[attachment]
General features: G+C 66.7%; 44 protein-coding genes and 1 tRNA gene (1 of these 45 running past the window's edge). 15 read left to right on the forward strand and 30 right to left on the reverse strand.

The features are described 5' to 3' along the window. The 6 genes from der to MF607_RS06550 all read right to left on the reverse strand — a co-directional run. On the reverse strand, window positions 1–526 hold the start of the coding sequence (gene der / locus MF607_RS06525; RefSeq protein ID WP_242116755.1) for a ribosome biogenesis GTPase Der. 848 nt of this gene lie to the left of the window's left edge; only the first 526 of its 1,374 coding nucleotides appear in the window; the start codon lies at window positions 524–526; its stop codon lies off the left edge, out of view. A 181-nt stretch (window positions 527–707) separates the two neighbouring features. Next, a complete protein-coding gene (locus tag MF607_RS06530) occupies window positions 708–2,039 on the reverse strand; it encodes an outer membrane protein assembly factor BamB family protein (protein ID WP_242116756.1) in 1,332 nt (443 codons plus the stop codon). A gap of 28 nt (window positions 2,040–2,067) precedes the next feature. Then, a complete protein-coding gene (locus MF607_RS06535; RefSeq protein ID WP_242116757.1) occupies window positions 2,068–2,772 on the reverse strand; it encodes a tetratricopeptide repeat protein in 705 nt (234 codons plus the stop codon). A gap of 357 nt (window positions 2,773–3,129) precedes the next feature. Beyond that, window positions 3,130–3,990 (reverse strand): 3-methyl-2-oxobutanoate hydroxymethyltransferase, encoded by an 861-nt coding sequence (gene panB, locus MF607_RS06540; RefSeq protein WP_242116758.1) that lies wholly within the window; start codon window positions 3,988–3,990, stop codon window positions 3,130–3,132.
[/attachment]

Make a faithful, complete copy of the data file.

General features: G+C 66.7%; 44 protein-coding genes and 1 tRNA gene (1 of these 45 running past the window's edge). 15 read left to right on the forward strand and 30 right to left on the reverse strand.

The features are described 5' to 3' along the window. The 6 genes from der to MF607_RS06550 all read right to left on the reverse strand — a co-directional run. On the reverse strand, window positions 1–526 hold the start of the coding sequence (gene der / locus MF607_RS06525; RefSeq protein ID WP_242116755.1) for a ribosome biogenesis GTPase Der. 848 nt of this gene lie to the left of the window's left edge; only the first 526 of its 1,374 coding nucleotides appear in the window; the start codon lies at window positions 524–526; its stop codon lies off the left edge, out of view. A 181-nt stretch (window positions 527–707) separates the two neighbouring features. Next, a complete protein-coding gene (locus tag MF607_RS06530) occupies window positions 708–2,039 on the reverse strand; it encodes an outer membrane protein assembly factor BamB family protein (protein ID WP_242116756.1) in 1,332 nt (443 codons plus the stop codon). A gap of 28 nt (window positions 2,040–2,067) precedes the next feature. Then, a complete protein-coding gene (locus MF607_RS06535; RefSeq protein ID WP_242116757.1) occupies window positions 2,068–2,772 on the reverse strand; it encodes a tetratricopeptide repeat protein in 705 nt (234 codons plus the stop codon). A gap of 357 nt (window positions 2,773–3,129) precedes the next feature. Beyond that, window positions 3,130–3,990 (reverse strand): 3-methyl-2-oxobutanoate hydroxymethyltransferase, encoded by an 861-nt coding sequence (gene panB, locus MF607_RS06540; RefSeq protein WP_242116758.1) that lies wholly within the window; start codon window positions 3,988–3,990, stop codon window positions 3,130–3,132.